Caring for the past and the future

Heritage homes tend to be naturally environmentally friendly, with practical orientation against the worst winter storms, thermal mass to regulate temperatures, well proportioned windows to capture sea breezes and winter sun and natural construction materials from the local area.

We seek to supplement the time-earned low impact of our home, and commit to sustainable and environmentally respectful practices in our own lives which include:

Mindful water consumption

It may surprise you to know that Tasmania suffers from annual water shortages in many districts and the East Coast of Tasmania is the driest part of the state. For our first 5 years here, we were faced with annual extreme water restrictions, water quality issues and regulations which deemed grey water systems illegal! Whilst all of this has thankfully changed, water remains a precious commodity and one which we are determined not to see wasted. Our heritage garden development progresses at a pace which captured and reclaimed water can sustain and we do not aim to support a lawn through summer (no lawn at all in time!)

For your part we ask that you are mindful of the length of showers (we are not going to impose a time limit!), turn off taps properly, use half flushes when appropriate and reuse towels for at least 2 days (we do not replace towels for a typical 2 night stay).


We recycle all glass, plastics and paper in our own home and that generated by the business, and have provided recycling bins in all guest rooms for you to do the same. If you would like to take this opportunity to clean out your car of recyclables, you are most welcome to do so. You are also welcome to hand over food scraps which can be composted if that's something that appeals to you (no peel pun intended!). Just ring the bell and we'll happily add it to the pile, and our worms and garden will thank you.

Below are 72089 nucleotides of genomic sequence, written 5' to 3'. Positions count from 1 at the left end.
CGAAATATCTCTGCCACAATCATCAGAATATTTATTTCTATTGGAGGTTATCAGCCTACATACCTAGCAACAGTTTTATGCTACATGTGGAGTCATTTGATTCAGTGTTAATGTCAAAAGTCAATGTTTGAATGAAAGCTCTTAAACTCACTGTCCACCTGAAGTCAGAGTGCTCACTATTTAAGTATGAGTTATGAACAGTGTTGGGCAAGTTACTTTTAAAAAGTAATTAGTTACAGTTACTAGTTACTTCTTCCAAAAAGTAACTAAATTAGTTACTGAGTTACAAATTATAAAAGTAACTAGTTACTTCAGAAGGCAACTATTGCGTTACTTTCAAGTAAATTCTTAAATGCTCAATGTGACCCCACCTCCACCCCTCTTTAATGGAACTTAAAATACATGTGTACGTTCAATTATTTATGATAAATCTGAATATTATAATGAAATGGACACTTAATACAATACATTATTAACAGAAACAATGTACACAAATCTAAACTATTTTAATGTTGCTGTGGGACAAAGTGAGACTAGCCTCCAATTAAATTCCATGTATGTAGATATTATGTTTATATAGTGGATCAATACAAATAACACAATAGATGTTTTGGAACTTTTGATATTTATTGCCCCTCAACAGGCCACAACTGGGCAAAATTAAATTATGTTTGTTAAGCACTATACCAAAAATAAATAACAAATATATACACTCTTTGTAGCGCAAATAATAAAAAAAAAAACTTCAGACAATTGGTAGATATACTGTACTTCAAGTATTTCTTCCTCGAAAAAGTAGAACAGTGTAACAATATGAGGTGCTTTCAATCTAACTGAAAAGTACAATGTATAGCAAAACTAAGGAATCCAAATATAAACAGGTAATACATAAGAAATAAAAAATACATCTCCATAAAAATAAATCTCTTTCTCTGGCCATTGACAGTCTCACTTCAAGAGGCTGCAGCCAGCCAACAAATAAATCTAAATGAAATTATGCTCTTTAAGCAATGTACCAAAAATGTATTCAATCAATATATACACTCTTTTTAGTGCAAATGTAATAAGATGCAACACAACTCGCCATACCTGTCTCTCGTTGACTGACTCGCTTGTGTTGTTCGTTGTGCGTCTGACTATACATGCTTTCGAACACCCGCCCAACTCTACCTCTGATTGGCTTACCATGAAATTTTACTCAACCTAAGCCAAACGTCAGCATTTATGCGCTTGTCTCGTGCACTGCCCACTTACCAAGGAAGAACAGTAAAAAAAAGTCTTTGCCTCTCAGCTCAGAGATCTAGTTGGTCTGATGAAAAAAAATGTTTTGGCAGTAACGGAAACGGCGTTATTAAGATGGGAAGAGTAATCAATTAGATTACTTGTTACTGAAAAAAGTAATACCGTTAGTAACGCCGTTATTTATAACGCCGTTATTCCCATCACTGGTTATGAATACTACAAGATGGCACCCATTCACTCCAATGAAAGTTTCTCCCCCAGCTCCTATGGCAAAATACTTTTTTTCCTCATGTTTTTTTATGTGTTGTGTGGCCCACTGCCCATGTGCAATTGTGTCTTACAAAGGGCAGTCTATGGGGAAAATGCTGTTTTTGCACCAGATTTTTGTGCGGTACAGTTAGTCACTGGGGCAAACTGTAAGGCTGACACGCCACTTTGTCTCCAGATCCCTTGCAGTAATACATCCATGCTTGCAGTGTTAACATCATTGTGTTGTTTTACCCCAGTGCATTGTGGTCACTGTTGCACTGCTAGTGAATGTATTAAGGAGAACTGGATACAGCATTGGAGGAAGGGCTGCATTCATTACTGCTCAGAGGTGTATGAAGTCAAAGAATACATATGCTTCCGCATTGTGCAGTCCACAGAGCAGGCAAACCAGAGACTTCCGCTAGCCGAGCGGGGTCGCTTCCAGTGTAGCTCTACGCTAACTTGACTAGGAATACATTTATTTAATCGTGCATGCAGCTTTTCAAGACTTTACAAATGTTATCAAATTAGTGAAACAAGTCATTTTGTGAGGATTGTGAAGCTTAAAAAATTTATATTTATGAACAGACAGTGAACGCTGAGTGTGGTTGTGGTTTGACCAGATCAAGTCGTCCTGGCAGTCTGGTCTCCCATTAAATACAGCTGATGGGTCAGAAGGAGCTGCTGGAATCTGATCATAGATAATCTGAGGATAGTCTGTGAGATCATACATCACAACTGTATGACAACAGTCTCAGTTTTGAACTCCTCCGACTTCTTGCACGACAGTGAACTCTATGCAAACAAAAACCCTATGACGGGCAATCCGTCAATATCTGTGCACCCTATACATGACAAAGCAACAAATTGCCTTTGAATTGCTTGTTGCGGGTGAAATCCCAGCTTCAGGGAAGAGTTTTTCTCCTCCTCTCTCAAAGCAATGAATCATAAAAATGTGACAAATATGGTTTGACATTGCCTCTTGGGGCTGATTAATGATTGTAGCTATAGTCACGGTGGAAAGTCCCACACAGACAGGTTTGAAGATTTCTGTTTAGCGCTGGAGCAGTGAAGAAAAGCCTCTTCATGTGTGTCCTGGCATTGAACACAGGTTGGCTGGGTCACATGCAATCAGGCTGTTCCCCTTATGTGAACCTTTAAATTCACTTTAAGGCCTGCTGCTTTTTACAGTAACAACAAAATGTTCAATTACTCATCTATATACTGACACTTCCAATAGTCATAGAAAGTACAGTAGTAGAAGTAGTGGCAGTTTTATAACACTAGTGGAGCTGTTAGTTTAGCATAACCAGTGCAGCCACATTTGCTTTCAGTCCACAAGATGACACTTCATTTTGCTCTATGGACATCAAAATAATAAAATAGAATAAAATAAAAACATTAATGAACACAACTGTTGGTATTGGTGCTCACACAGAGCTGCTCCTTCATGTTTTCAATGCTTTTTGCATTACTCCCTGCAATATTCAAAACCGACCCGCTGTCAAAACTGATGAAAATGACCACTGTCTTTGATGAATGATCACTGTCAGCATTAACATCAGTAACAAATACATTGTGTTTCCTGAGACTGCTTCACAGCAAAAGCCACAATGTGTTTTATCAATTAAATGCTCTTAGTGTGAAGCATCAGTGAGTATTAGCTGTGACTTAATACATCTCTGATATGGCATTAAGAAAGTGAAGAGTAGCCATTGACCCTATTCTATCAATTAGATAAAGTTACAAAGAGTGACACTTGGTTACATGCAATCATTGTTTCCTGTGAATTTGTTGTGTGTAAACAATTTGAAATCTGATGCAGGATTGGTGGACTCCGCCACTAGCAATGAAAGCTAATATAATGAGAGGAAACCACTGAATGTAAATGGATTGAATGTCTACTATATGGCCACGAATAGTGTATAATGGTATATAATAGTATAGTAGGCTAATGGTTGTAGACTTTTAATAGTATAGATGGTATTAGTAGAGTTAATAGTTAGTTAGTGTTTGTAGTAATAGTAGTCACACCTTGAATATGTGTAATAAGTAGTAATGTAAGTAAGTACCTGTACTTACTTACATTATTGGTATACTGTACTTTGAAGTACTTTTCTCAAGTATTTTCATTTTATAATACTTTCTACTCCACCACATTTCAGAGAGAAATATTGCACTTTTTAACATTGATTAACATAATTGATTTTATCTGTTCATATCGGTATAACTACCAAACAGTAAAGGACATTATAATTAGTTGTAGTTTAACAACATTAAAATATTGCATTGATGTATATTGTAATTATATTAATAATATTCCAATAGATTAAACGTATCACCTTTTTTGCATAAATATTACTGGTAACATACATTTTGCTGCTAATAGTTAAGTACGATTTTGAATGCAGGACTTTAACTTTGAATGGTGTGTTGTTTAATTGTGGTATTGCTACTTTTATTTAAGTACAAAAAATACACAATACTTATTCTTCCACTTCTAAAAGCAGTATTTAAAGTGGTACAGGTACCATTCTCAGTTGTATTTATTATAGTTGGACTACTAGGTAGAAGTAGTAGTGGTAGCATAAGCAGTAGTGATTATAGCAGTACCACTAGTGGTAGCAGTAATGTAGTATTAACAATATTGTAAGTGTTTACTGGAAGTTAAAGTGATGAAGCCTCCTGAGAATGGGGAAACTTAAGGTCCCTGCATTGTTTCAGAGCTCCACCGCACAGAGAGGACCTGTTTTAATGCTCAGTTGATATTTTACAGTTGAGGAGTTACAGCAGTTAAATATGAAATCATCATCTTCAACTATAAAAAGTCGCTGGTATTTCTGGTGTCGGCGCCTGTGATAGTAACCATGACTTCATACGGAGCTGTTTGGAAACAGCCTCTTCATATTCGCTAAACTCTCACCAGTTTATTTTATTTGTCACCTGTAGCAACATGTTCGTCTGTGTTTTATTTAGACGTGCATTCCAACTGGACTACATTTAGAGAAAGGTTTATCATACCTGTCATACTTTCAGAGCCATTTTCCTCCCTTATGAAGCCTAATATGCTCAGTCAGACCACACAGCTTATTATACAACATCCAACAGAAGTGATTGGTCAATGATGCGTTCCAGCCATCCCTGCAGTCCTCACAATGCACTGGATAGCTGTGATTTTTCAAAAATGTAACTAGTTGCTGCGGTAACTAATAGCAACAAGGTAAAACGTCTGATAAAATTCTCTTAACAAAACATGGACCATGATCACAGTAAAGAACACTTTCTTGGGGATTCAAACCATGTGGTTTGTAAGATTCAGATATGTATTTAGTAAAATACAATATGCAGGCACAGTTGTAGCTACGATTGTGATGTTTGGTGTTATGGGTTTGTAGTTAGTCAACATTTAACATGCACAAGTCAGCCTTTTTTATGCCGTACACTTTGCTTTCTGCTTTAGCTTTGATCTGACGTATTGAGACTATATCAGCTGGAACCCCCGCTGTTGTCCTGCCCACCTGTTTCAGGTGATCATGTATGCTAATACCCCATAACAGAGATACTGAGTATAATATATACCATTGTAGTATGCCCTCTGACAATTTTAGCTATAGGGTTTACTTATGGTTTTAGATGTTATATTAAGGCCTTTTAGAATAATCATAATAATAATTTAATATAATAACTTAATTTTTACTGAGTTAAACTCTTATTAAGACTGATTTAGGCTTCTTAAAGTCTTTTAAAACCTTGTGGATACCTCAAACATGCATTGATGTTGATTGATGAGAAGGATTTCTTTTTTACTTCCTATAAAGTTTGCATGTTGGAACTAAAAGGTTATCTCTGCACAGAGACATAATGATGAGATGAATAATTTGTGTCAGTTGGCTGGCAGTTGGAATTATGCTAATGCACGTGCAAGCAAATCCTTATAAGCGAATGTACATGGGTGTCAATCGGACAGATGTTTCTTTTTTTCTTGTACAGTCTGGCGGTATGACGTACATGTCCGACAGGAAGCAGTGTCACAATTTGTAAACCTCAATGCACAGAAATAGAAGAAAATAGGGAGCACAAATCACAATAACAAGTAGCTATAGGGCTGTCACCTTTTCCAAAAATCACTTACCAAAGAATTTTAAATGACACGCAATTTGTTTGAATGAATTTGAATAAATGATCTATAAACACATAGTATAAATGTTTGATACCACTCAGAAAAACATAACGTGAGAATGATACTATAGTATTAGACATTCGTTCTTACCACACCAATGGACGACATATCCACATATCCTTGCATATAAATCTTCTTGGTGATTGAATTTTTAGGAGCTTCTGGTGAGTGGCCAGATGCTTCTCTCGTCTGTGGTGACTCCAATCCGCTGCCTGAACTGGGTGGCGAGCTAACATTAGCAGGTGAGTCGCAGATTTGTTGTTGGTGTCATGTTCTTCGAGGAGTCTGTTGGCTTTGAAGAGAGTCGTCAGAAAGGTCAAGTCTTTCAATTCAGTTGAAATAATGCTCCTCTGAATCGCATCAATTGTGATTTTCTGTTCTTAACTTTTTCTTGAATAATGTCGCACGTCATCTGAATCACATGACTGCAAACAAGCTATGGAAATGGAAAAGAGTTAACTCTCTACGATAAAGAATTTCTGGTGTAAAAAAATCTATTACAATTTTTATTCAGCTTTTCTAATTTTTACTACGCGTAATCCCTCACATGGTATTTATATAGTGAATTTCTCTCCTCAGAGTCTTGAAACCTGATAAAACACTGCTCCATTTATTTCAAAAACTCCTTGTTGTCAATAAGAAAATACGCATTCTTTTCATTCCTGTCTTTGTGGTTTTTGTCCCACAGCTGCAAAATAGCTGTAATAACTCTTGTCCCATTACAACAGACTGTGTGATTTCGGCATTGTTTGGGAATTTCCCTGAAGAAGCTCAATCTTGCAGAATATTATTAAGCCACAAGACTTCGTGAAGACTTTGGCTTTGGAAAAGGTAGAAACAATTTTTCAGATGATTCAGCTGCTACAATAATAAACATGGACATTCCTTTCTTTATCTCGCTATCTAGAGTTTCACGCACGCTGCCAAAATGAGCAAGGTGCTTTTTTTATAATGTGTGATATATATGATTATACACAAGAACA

Heating, cooling and electrical consumption

We heat only rooms we plan to use in winter, and this means our capacity is reduced to 3 rooms in winter. We also use this time to undertake routine maintenance in unused rooms. We use energy efficient panel heaters with thermostats in bedrooms. Please let the thermostat do its job and don't turn the heater to full so that it continues running unnecessarily. Panel heaters do not produce instant warmth, but over time with the thermostat at an appropriate level they do an excellent job of heating enclosed spaces. Our open fire provides a special source of shared warmth in winter and cooler months. We do not light it for cosmetic purposes (although we have been asked to do so on a 30 degree day in December).

We provide fans to circulate air in summer, and expect that guests will open windows to allow cooling sea breezes to circulate in the evening. Please close windows during the day, particularly if there is a strong breeze or wind - it's only going to blow hot air into the house. Tasmania experiences very few days over 40 degrees celsius (ie., hot) and only a moderate number of days over 30 - hardly worth the cost and possibly irreparable damage to a heritage property to install airconditioning. The 40 cm thick walls and optimal orientation result in generally very stable and comfortable inside temperatures year round.

We use compact fluorescent, solar and LED lighting where ever we can, and timers on floor lamps and appliances that don't need to run 24/7.


We use a layered bedding strategy to suit the comfort levels of our guests from warmer and colder climes. Extra blankets are stored in your room (more available if you ask!) and you can remove the cotton quilt in preference for the cotton waffle blanket in warmer weather. We expect that you may need to add a blanket for warmth in winter and strip down to a sheet in summer.

Living locally and seasonally

Our heritage food garden progressively supplies more of the fruit, herbs and vegetables that we serve to our guests. We maintain a natural sourdough starter and also make our own yeasted daily bread using flour milled in Oatlands and Launceston. Our meat products come from Sir Loin Breier butchery in Bicheno. What we can't grow and make ourselves, we source from local, trusted, artisan producers. We present foods in season, and have a passion for preserving our own and local produce in glut. We hope you'll understand that we don't have fresh strawberries in July for your pancakes, but our spiced apples are a more than comforting alternative. Our aim in time is to narrow our provisions radius further, always respecting the source and the season.

As guests in our home, we ask that you will respect and support these initiatives.